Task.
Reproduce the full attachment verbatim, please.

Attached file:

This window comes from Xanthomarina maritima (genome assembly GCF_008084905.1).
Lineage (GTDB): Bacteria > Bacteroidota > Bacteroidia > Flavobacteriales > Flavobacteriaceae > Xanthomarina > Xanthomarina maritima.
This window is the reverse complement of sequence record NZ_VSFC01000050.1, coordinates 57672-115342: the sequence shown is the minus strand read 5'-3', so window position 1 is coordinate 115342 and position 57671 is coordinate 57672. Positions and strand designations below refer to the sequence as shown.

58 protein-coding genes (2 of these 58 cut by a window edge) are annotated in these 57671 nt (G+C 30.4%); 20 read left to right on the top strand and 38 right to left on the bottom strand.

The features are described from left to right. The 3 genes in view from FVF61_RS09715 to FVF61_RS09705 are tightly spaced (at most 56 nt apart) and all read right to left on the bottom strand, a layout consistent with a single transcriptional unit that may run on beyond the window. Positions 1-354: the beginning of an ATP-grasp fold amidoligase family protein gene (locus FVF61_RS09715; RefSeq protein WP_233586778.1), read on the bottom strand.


This window comes from Xanthomarina maritima (genome assembly GCF_008084905.1).
Lineage (GTDB): Bacteria > Bacteroidota > Bacteroidia > Flavobacteriales > Flavobacteriaceae > Xanthomarina > Xanthomarina maritima.
This window is the reverse complement of sequence record NZ_VSFC01000050.1, coordinates 57672-115342: the sequence shown is the minus strand read 5'-3', so window position 1 is coordinate 115342 and position 57671 is coordinate 57672. Positions and strand designations below refer to the sequence as shown.

58 protein-coding genes (2 of these 58 cut by a window edge) are annotated in these 57671 nt (G+C 30.4%); 20 read left to right on the top strand and 38 right to left on the bottom strand.

The features are described from left to right. The 3 genes in view from FVF61_RS09715 to FVF61_RS09705 are tightly spaced (at most 56 nt apart) and all read right to left on the bottom strand, a layout consistent with a single transcriptional unit that may run on beyond the window. Positions 1-354: the beginning of an ATP-grasp fold amidoligase family protein gene (locus FVF61_RS09715; RefSeq protein WP_233586778.1), read on the bottom strand.